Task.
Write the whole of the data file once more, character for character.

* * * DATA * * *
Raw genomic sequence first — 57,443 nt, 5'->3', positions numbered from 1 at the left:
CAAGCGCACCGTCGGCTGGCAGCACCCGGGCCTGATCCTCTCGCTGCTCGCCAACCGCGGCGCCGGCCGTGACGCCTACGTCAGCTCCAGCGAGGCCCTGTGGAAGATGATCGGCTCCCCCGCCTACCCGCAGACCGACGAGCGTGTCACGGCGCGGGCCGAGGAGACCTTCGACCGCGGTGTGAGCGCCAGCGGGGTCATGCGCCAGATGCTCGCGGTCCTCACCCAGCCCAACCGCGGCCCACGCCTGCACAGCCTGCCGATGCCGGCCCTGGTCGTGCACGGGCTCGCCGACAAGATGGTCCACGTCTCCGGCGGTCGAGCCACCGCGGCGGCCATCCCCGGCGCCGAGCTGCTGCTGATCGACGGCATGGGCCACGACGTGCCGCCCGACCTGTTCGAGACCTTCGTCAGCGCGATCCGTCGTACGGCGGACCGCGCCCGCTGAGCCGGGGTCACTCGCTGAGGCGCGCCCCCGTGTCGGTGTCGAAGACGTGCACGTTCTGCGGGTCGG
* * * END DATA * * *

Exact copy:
Raw genomic sequence first — 57,443 nt, 5'->3', positions numbered from 1 at the left:
CAAGCGCACCGTCGGCTGGCAGCACCCGGGCCTGATCCTCTCGCTGCTCGCCAACCGCGGCGCCGGCCGTGACGCCTACGTCAGCTCCAGCGAGGCCCTGTGGAAGATGATCGGCTCCCCCGCCTACCCGCAGACCGACGAGCGTGTCACGGCGCGGGCCGAGGAGACCTTCGACCGCGGTGTGAGCGCCAGCGGGGTCATGCGCCAGATGCTCGCGGTCCTCACCCAGCCCAACCGCGGCCCACGCCTGCACAGCCTGCCGATGCCGGCCCTGGTCGTGCACGGGCTCGCCGACAAGATGGTCCACGTCTCCGGCGGTCGAGCCACCGCGGCGGCCATCCCCGGCGCCGAGCTGCTGCTGATCGACGGCATGGGCCACGACGTGCCGCCCGACCTGTTCGAGACCTTCGTCAGCGCGATCCGTCGTACGGCGGACCGCGCCCGCTGAGCCGGGGTCACTCGCTGAGGCGCGCCCCCGTGTCGGTGTCGAAGACGTGCACGTTCTGCGGGTCGG